Carillon Park has chosen names in accordance to the rules established for their previous eaglets. Because the original 1905 Wright Flyer III is housed just below Orv and Willa’s nest, the names are required to be Wright-related and non-gender specific, as only a blood test can determine the eaglets’ genders. Previous years’ eaglets were Soar, Flyer. Aero, Prairie, Prop and Rudder. This year we had over 100 suggested names and the park decided on Aviator, Navigator and Pilot! That announcement and others in local media has brought more and more people to the levee of the Great Miami River just outside the park. On some weekend afternoons you might find dozens of photographers and onlookers waiting to see Orv or Willa fly to the river.

Meanwhile, back at the nest, Mom and Dad do the necessary work of feeding and protecting their hungry and vulnerable babies. The park’s red tailed hawks are about to hatch their family as well so everyone will be hypersensitive and confrontational for a while.

The red tails have never forgiven the eagles for usurping their decade old claim to the territory when the eagles arrived back in 2018. The eaglets bide their time eating and sleeping and occasionally peeking over the rim of the nest to see what all the excitement is about.

The human activity within the park predates the arrival of our urban eagles therefore it is just a normal part of their environment. By viewing the eagles at Carillon, hopefully the more isolated nests where human presence would be unusual and thereby stressful for those eagles will see fewer curious humans.

As I type these words our 2021 eaglets are 27, 25 and 23 days old. By the end of May, just 6 weeks away, they will be adult size and will fledge from the nest in mid-June. Some miracles happen over time but are no less miraculous. Each precious eaglet carries all it needs to survive in the wild, reflecting perfection in design and function. The fingerprints of The Master Designer are everywhere. We are blessed and overjoyed to have the opportunity to watch as a miracle unfolds!

Published in: on April 21, 2021 at 7:38 pm  Leave a Comment  

Eggs-actly as Eggs-pected

One of the beautiful things about watching eagles is that you know what to expect so you anticipate the annual behaviors. Another beautiful thing about watching eagles is that you never know what to expect and you should anticipate the unexpected.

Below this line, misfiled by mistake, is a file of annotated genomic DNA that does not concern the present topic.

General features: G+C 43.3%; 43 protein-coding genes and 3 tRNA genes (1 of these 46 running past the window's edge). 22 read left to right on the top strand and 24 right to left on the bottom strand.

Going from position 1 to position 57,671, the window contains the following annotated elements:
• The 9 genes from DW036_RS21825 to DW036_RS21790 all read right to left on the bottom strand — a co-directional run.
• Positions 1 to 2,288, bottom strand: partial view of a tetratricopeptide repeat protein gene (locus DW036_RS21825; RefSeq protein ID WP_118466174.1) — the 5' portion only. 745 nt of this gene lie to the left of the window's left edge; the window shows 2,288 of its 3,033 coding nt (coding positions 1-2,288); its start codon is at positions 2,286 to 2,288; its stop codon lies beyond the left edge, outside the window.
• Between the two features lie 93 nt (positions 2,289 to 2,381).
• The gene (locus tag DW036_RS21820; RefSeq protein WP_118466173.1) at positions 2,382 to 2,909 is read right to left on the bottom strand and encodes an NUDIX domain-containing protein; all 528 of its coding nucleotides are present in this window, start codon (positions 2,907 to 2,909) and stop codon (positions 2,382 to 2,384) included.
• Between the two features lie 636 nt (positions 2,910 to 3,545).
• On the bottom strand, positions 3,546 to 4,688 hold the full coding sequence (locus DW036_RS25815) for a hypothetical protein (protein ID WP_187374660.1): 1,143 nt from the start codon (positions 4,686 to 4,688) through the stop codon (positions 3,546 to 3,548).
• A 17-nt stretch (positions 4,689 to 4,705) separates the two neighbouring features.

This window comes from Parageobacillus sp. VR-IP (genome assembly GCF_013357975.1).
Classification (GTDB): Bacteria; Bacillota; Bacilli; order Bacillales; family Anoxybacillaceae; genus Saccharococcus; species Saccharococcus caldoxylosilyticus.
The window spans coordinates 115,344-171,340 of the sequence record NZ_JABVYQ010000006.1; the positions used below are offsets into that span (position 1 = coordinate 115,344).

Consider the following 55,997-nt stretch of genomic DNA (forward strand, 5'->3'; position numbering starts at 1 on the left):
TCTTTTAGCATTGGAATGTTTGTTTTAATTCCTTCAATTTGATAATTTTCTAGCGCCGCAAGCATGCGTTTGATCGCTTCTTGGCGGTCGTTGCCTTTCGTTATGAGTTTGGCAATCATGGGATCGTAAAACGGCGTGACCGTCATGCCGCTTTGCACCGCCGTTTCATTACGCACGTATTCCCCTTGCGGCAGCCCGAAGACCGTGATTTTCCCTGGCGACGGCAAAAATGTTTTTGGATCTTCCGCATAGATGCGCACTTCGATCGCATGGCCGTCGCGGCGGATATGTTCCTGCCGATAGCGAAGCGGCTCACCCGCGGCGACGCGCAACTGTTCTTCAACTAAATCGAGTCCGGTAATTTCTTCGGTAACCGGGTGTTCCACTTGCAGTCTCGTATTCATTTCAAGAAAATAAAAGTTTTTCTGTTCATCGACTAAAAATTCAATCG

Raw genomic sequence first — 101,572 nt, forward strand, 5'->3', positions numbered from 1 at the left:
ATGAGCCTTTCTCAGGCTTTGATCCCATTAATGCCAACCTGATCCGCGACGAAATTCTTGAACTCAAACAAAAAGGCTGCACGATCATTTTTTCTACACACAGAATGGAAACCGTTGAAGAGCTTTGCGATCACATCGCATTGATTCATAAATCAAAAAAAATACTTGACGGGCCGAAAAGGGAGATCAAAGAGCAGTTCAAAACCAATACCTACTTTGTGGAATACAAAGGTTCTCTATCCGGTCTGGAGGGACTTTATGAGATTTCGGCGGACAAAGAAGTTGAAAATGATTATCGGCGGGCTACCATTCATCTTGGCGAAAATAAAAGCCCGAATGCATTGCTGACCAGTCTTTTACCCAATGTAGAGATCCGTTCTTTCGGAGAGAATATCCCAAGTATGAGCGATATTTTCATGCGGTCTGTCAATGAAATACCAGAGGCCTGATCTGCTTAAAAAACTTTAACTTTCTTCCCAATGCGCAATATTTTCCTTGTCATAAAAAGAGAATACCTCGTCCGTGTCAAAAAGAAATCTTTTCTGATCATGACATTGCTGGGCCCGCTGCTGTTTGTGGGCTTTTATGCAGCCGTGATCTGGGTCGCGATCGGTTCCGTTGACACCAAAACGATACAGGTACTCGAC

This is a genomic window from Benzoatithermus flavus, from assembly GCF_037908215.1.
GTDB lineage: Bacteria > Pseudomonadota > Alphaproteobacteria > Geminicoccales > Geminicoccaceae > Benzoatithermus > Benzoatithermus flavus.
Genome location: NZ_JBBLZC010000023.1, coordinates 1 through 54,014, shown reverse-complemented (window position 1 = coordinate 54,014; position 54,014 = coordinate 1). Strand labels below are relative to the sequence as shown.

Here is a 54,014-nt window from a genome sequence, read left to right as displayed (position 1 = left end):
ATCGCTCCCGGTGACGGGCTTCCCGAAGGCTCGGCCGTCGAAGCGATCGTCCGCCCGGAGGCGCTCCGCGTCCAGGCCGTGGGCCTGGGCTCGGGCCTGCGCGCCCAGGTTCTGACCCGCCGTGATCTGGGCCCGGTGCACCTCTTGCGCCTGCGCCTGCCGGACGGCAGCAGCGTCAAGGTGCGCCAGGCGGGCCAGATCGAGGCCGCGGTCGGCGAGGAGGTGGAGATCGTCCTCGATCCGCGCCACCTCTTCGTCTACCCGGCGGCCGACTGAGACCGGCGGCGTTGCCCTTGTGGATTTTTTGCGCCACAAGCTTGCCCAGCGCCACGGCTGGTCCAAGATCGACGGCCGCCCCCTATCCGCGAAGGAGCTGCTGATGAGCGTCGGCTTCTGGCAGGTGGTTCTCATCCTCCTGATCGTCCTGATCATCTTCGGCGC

Although those truths seem diametrically opposed, they actually exist in perfect harmony in the wild. In fact, the term “wild” means untamed, uncontrolled, unmanipulated and natural. That is a large part of where the adventure lies, and we witness that balance as the daily unfolding of revelation transpires.

Sometimes things go just as planned. The 35 days of incubation for Orv and Willa’s first egg of 2021 was slated to end on March 23rd. True to the plan, last Tuesday there was a bit more movement from whichever adult was incubating the eggs. At or around day 35 the tiny eaglet pips a tiny whole in its all-too-tiny eggshell. It has been chatting with the parents for a few days and is ready to meet them in person! The little hole allows more oxygen in and a window out into the unknown. It might take the fragile bird a day or two of struggle to free itself from its cramped quarters. A few minutes of work is exhausting so there are periods of rest interspersed throughout the process. Mom and Dad sense the movement and inspect the activity while vocalizing encouragement to the escapee. But they must allow the eaglet to endure its struggle as this toil is just the first of many challenges it will face as it battles for survival.